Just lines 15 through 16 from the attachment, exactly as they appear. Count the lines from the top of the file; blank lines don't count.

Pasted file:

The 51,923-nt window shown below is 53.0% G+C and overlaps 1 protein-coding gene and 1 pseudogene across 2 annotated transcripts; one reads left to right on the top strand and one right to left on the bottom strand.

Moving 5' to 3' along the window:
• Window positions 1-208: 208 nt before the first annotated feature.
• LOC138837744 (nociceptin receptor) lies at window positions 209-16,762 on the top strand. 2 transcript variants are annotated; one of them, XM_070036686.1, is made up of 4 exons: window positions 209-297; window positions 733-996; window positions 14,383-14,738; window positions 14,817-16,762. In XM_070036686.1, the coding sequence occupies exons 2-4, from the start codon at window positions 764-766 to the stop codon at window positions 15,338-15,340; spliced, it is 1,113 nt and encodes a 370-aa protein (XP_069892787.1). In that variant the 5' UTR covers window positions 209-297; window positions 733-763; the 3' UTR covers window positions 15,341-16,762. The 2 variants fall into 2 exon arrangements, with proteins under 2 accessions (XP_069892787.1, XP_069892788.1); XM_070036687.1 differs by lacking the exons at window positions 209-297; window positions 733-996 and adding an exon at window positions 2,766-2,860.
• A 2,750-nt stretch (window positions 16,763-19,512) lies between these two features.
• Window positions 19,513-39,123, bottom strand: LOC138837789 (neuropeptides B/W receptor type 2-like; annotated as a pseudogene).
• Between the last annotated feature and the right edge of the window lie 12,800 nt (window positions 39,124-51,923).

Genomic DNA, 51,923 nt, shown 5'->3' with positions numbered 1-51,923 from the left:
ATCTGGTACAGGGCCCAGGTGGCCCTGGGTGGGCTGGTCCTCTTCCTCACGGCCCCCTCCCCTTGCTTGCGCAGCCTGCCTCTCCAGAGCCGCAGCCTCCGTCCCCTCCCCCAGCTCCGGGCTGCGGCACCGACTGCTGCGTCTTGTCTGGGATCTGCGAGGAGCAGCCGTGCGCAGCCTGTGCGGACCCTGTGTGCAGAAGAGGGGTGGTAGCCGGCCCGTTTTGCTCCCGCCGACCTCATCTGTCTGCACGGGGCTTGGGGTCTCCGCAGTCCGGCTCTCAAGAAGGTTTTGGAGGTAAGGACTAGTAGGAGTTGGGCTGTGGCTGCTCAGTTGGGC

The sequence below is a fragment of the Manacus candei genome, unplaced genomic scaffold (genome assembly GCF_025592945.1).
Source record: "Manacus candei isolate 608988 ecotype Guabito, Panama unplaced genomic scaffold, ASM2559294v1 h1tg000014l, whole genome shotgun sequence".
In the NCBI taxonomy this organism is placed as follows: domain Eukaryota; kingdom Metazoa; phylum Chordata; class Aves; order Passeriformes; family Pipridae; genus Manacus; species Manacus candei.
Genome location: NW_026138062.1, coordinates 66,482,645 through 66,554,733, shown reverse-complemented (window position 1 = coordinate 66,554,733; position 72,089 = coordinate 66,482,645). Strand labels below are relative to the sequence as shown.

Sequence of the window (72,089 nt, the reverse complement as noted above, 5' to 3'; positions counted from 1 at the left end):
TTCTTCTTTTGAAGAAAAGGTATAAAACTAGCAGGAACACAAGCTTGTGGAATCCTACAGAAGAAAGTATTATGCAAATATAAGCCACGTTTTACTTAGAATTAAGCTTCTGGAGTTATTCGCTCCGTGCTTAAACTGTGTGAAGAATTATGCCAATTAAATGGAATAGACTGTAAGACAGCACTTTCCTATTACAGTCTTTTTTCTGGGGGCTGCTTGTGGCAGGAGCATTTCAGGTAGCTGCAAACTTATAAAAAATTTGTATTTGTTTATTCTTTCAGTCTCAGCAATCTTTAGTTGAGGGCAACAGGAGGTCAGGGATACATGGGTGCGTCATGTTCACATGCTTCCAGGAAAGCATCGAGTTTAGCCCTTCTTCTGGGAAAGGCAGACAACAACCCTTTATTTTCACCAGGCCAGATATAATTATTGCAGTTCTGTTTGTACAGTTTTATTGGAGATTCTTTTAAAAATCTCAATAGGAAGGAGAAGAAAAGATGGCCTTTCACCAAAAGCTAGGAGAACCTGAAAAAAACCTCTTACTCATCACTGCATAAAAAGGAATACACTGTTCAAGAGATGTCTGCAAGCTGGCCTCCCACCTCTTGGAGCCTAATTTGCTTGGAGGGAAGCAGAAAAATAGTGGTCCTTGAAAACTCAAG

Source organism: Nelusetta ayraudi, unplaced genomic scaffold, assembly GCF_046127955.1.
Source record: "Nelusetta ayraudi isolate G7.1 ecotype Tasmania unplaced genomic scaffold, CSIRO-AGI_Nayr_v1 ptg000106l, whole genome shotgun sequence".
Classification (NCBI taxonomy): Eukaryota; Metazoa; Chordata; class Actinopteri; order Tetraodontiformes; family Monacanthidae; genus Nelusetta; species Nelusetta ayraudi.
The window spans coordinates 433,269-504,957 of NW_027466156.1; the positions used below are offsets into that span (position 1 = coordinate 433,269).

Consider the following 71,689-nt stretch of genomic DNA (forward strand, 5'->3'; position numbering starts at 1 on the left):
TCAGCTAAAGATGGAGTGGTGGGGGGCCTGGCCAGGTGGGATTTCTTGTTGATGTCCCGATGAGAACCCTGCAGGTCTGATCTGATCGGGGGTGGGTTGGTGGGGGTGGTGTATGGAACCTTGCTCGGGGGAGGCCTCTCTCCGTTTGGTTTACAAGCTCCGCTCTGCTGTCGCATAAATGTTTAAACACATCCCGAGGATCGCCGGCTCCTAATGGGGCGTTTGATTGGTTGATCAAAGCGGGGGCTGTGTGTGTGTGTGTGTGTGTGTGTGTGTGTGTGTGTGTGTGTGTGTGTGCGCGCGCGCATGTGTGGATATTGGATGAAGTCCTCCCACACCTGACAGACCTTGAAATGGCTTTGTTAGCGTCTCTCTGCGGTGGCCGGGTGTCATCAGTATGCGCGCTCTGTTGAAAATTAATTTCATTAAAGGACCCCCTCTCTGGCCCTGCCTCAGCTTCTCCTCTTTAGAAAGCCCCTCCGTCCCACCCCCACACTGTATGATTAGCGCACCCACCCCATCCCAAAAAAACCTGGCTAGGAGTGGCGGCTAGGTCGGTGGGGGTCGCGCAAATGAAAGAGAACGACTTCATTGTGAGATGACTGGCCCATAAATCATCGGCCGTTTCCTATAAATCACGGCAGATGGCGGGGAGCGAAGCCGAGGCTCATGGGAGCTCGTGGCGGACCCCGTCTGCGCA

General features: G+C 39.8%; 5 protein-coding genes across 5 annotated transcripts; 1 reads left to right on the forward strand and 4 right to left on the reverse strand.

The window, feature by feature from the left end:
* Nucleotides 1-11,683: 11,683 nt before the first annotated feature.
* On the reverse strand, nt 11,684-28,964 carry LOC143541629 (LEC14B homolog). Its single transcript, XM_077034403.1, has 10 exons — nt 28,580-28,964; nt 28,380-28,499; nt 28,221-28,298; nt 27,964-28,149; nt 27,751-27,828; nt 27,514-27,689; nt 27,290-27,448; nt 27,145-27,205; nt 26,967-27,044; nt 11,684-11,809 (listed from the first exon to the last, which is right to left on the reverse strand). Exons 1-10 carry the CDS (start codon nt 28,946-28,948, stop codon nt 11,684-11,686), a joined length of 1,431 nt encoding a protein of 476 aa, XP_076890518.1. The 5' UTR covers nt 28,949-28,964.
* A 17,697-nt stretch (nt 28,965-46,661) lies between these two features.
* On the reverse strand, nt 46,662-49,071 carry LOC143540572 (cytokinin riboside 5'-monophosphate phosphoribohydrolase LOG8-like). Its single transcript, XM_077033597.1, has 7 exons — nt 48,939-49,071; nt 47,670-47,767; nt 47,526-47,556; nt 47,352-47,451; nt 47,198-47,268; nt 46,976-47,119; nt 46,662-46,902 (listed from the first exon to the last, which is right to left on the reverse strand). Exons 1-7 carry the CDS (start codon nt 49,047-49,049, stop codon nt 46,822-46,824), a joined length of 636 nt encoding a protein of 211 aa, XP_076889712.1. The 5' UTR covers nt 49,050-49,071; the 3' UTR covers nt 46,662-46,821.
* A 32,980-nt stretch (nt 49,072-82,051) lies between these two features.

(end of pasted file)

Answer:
TTCTTCTTTTGAAGAAAAGGTATAAAACTAGCAGGAACACAAGCTTGTGGAATCCTACAGAAGAAAGTATTATGCAAATATAAGCCACGTTTTACTTAGAATTAAGCTTCTGGAGTTATTCGCTCCGTGCTTAAACTGTGTGAAGAATTATGCCAATTAAATGGAATAGACTGTAAGACAGCACTTTCCTATTACAGTCTTTTTTCTGGGGGCTGCTTGTGGCAGGAGCATTTCAGGTAGCTGCAAACTTATAAAAAATTTGTATTTGTTTATTCTTTCAGTCTCAGCAATCTTTAGTTGAGGGCAACAGGAGGTCAGGGATACATGGGTGCGTCATGTTCACATGCTTCCAGGAAAGCATCGAGTTTAGCCCTTCTTCTGGGAAAGGCAGACAACAACCCTTTATTTTCACCAGGCCAGATATAATTATTGCAGTTCTGTTTGTACAGTTTTATTGGAGATTCTTTTAAAAATCTCAATAGGAAGGAGAAGAAAAGATGGCCTTTCACCAAAAGCTAGGAGAACCTGAAAAAAACCTCTTACTCATCACTGCATAAAAAGGAATACACTGTTCAAGAGATGTCTGCAAGCTGGCCTCCCACCTCTTGGAGCCTAATTTGCTTGGAGGGAAGCAGAAAAATAGTGGTCCTTGAAAACTCAAG

Source organism: Nelusetta ayraudi, unplaced genomic scaffold, assembly GCF_046127955.1.